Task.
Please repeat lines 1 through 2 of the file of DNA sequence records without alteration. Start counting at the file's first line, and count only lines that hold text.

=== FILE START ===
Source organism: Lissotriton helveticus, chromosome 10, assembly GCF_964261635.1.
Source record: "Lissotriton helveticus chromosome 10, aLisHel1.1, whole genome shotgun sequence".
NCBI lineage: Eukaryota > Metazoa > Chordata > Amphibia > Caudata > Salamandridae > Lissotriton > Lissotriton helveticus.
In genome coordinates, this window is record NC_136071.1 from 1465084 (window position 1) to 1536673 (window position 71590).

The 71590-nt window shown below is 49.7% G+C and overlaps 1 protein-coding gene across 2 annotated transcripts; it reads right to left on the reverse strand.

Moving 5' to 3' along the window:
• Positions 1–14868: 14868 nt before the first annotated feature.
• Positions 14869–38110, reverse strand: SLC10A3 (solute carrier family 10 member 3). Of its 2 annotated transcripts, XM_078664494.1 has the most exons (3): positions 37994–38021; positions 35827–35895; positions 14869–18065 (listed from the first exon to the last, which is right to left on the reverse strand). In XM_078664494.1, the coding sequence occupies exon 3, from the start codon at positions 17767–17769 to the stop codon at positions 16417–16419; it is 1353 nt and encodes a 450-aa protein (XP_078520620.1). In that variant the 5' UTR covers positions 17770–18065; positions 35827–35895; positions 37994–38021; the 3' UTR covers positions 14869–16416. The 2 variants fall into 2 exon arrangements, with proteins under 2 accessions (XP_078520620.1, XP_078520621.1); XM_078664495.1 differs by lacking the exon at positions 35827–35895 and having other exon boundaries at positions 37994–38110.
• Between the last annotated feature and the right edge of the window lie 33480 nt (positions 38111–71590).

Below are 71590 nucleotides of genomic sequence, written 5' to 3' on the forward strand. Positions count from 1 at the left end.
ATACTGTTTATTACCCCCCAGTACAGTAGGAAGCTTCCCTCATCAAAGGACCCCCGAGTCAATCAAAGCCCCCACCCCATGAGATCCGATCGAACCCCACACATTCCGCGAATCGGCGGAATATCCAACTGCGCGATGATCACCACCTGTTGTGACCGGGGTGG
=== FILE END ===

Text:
Source organism: Lissotriton helveticus, chromosome 10, assembly GCF_964261635.1.
Source record: "Lissotriton helveticus chromosome 10, aLisHel1.1, whole genome shotgun sequence".